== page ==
Navigating through letters of recommendation during distance learning

Without the typical resources and connections with teachers, it is important for seniors to be prepared for their college application journey

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Maggie Delaney

When applying to colleges, students must “invite” their wanted recommenders to the application website.

As seniors in Granite Bay High are now fully invested in college applications, it has come time to ask for letters of recommendation. 

These letters are a big part of the application process as they allow colleges to see how teachers and counselors view the students and their growth. 

The counseling department at GBHS has a helpful list of how to approach letters of recommendation on their website.

The Princeton Review also has some helpful information regarding letters of recommendation.

The breakdown of how letters of recommendation work is simple, although it is easier said than done. 

Seniors needing letters of recommendation should be well prepared before they even ask for a recommendation. This means filling out the personal profile.

The personal profile is a great way to let your teachers and counselors get to know you outside of school. For example, a student may want to highlight their passion for recycling or mountain biking, hobbies recommenders would otherwise not be aware of. Such activities outside of school can help build a well rounded application. 

Another huge part of a quality recommendation letter is knowing who to ask. 

Senior Paloma Garcia recently asked some of her past teachers for letters of recommendation.

“I knew that I wanted a letter from the field of study that I plan to major in,” Garcia said.  “I also wanted a letter from a humanities class to show other aspects of my academics. Fortunately, some of my teachers that are willing to write a letter have had me in their class for a year, or in freshman year then again in junior year. So, these teachers have seen me grow as a student and as a person, which makes them a great resource.” 

Fortunately, some of my teachers that are willing to write a letter have had me in their class for a year, or in freshman year then again in junior year. So, these teachers have seen me grow as a student and as a person, which makes them a great resource.”

— Paloma Garcia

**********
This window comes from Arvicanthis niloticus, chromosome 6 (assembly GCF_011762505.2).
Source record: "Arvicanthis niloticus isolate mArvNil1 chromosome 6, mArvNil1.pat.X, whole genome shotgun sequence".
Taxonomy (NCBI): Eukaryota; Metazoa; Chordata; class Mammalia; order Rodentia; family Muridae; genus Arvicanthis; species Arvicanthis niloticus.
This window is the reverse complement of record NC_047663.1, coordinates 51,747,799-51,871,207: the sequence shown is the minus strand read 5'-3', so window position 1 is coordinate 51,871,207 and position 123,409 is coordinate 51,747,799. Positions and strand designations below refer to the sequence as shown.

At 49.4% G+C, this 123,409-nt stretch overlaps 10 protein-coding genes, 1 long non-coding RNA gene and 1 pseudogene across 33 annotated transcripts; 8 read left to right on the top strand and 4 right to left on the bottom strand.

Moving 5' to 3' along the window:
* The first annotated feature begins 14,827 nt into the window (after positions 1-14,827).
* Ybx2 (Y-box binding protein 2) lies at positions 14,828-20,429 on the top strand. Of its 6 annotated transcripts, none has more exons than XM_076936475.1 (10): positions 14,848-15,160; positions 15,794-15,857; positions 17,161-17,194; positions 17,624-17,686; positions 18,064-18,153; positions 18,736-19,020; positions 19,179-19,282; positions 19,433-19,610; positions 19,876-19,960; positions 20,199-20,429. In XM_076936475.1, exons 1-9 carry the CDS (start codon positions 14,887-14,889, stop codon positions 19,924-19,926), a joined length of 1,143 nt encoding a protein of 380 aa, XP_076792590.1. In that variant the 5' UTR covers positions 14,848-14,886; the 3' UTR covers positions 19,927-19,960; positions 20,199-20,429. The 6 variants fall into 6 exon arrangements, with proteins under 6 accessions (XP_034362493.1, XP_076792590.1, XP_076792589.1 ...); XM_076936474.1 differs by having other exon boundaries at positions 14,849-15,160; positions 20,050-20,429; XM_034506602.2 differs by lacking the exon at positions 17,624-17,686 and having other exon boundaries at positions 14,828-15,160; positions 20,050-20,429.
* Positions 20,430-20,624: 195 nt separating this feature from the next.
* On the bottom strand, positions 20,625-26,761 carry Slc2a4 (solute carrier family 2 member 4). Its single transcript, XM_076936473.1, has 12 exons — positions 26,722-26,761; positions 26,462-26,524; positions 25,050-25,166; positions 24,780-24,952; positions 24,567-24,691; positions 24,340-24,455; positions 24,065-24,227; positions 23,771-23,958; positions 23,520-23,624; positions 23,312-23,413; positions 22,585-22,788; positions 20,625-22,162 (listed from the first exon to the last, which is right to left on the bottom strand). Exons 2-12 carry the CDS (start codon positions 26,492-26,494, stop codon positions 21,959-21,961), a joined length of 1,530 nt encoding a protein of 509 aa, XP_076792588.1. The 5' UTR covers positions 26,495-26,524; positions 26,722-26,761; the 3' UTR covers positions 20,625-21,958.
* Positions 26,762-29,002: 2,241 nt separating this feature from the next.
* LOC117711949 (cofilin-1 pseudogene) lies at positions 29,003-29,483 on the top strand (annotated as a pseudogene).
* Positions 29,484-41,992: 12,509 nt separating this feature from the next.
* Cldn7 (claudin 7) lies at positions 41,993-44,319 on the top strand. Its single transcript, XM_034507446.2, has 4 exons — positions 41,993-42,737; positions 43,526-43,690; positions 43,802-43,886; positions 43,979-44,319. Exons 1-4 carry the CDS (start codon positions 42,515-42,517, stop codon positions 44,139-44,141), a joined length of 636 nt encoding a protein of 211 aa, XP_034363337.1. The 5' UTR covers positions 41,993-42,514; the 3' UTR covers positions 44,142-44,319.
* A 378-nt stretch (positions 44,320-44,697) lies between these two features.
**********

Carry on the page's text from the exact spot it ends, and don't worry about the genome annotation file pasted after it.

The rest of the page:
The next step is to ask teachers for letters of recommendation well in advance. The Princeton Review compares asking for letters to homework assignments. 

“(It is) basically assigning your teachers homework. In addition to giving them plenty of notice, (a student)  must also send them all the materials they need to write a great letter,” stated a Princeton Review article.

In a normal school year, students would be able to ask their recommenders in person, but many are unable to currently do so due to distance learning.   

“If we were in a normal year of school, I would have asked in person.” Garcia said. 

While both GBHS students, teachers  and counselors are doing their best, not being able to ask in person has added a bit of stress for students. 

“For me, it was stressful to figure out if they had read or received (my) email when they did not respond within a few days,” senior Megan Panicker said. 

Due to these worries, the counseling department at GBHS has organized some new ways to provide help and communication to seniors in need of assistance. Navjot Singh, a counselor at GBHS, explained all the different methods of communication employed during quarantine. 

“We still have all of our students communicate with us via email and… google meet,” Singh said. “We also have Virtual Senior College Application Support available every other Monday on Zoom from 2-3pm. All this information is located in our Senior Google Classroom Class of 2021.”

Although letters of recommendations are only one part of college applications, they are extremely helpful in giving insight into a student, beyond their grades and standardized test scores. At GBHS, teachers and counselors have worked to provide as much help and resources as possible to make this process less stressful.

 “We are here for our seniors,” Singh said, “especially as they navigate through the college application process.”

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